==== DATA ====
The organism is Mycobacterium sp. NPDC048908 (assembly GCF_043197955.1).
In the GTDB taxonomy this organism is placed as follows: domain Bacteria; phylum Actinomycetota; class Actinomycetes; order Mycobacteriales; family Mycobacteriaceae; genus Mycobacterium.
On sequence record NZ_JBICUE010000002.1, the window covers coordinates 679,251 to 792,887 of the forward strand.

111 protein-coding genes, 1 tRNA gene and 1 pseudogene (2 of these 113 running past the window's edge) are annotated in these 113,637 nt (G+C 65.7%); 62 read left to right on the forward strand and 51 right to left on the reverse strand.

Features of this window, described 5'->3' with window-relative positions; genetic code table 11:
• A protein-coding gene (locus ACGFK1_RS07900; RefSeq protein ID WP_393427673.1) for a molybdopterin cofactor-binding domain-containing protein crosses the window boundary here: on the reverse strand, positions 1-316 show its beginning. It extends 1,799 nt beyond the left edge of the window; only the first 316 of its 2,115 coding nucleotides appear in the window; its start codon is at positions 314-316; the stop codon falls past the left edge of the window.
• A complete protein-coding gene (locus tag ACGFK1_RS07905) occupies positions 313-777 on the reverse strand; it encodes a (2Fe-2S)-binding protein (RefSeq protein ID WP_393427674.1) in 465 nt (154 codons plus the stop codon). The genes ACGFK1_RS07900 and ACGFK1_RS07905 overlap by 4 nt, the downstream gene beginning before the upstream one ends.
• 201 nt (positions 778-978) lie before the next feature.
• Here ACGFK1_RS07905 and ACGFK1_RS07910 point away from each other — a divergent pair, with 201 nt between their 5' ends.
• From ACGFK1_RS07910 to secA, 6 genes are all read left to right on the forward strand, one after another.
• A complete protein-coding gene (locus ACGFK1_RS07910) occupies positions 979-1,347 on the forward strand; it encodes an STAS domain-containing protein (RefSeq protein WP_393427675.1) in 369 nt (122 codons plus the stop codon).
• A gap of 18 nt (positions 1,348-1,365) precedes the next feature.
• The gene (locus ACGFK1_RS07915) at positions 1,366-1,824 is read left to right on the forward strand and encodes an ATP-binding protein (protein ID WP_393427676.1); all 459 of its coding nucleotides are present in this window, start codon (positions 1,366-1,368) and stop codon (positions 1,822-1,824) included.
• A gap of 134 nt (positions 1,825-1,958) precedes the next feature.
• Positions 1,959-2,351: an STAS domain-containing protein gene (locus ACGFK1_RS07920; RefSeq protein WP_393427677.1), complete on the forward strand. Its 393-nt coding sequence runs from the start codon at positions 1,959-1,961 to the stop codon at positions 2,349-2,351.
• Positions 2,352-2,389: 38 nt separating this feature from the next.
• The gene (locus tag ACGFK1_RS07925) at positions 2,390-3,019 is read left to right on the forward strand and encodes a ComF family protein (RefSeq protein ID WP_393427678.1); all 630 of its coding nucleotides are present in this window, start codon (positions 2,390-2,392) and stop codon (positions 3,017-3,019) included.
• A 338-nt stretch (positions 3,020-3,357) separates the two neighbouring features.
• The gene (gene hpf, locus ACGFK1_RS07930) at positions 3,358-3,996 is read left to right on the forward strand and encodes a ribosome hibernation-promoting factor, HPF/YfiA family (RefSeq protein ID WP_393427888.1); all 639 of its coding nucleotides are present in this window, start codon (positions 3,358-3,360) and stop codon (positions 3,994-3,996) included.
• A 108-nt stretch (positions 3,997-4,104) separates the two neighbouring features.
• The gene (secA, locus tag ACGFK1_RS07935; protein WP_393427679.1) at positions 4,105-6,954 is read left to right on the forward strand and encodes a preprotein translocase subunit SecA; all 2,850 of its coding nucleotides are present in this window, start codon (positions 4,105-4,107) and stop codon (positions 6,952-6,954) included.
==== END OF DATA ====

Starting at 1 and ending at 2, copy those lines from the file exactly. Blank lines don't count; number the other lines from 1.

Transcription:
The organism is Mycobacterium sp. NPDC048908 (assembly GCF_043197955.1).
In the GTDB taxonomy this organism is placed as follows: domain Bacteria; phylum Actinomycetota; class Actinomycetes; order Mycobacteriales; family Mycobacteriaceae; genus Mycobacterium.